System Fusion

Mostly referred to as Fusion is the newest digital radio mode.  It was designed by Yeasu and is not an open standard.  Yeasu is the only manufacturer of radios for this mode.  Yeasu repeaters are true multi-mode capable and can replace an existing analog repeater while still providing digital capabilities.  It can also transcode an incoming digital signal to analog or an incoming analog to digital or it can transmit what it receives, no matter if it is digital or analog.

Yeasu offered a special price to radio clubs and groups.  You could get the repeater for $500.  Clubs with old repeaters and looking toward digital saw that as a great time to update their repeaters.  Because of that there are lots of System Fusion repeaters around.  But most of them still only have FM analog users on them.

The following is a comparison chart of features of each mode then after the chart I discuss each feature listed and go into more detail on each mode.

 

Feature / ItemD-StarDMRFusion
Ease Of UseEasyEasyEasy
Ease Of ProgrammingMediumLow High
CostLow-MediumLow-HighMedium
FlexabilityHighLowHigh
SurvivabilityHighLowLow
ExtendabilityHighLowLow
Multiple ManufacuresFewLotsOne
Access The Network via "Non Radio"YesNoNo
Multi-band Radios AvailableYesNoYes
Field ProgammableYesSomeYes
ConnectabilityYesYesYes
Voice QualityGoodGreatGreat
Digital IDYesNoYes
GPSYesNoYes
Can Send DataYesNoYes
Bandwidth6.2512.512.5 / 6.25
Concurrent Voice Channels121
Error CorrectionGoodGreatGreat
Mixed Mode RepeatersNoWith LimitationsYes
Ease of Multi-UserGoodPoorGood

Now lets go through each of the features and talk about each of the modes and why I rated them the way I did.

Ease Of Use

All of these modes are easy to use.  They are different than analog so it takes some getting used to but none of them are difficult to use.  If I had to pick the one that is easiest to use, it would be DMR.  As we will discuss in more detail below, DMR is not as flexible and therefore, it is easier to use and more structured.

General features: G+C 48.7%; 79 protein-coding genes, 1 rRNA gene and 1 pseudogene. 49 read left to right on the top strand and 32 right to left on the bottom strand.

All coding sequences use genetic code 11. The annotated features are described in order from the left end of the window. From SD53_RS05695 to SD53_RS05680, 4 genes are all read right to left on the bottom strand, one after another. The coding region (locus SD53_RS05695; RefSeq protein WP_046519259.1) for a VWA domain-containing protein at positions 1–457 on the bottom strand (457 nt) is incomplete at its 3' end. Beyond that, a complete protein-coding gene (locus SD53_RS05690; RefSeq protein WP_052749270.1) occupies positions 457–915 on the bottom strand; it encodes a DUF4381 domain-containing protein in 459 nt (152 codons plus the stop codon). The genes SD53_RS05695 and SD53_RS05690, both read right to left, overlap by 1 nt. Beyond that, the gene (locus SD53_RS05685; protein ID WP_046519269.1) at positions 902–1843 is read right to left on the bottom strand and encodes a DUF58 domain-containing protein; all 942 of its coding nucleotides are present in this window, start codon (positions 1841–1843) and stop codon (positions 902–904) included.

Ease Of Programming

It is a bit of a mixed bag in this category.  D-star is not hard to program, however, there is a new concept that you have to understand first and that is routing.  With D-star you can talk to your local repeater, another repeater, a reflector which can have 10 or hundreds of repeaters connected to it or even an individual person.  This sound complex and complicated but one you understand that your gateway is attached to the repeater you are talking to, it is very simple.

I put DMR into the low category because depending on the radio you have depends on how difficult it is to program.  The concepts initially sound simple but it is complex to implement.  You have to know what each repeater is carrying as far as talk groups and on which timeslot, etc.  The other thing is, some of the commercial radios that do DMR like motorola require some very expensive software to program them ($300 for 3 years) unless you have a friend that has it and is willing to program it for you.

For Fusion, programming is not much more difficult than an analog repeater, because by itself System Fusion has no connect-ability and it is nothing more than a repeater.  If your repeater has Wires-X installed it is a little more complicated but for just the radio portion, it is just as simple as analog.

Cost

Again, this is a bit of a mixed bag and even within each mode.  For D-star, the primary manufacturer has been Icom, there are other manufactures of add on boards for other radios.  The Icom gear I would say is in the medium to high range.  However, for around $100 you can get a USB based device that you plug into your computer and you are on the D-Star network and can talk with your computer to any repeater, reflector, etc.

There are 2 companies that say they are coming out with D-Star radios soon, if that happens the pricing in this market could change.  An entry level handheld for D-star is around $300.

The cost of DMR radios vary greatly, there are many manufactures of radios for DMR.  You can get a Tytera radio in the low $100s or go up to a Motorola radio that is above $500 approaching $1000.

With Yeasu being the only manufacturer of radios for System Fusion, you are limited.  The entry level handheld radio for System Fusion is in the mid $300's

Flexibility

This is a category where I may get some flack, I rated both D-star and System Fusion high and DMR Low.  I will explain my reasoning behind this.  On D-star, if I want to listen to a specific reflector or connect to a repeater anywhere in the world I can do that through my local repeater, my hotspot (more on this later), devices connected to my computer, etc.  If I am using my local repeater, I do not have to have the repeater owner do anything.

System Fusion works similarly if there is a Wires-X node attached to the repeater.  There is nothing required of the repeater operator and you can go anywhere at any time.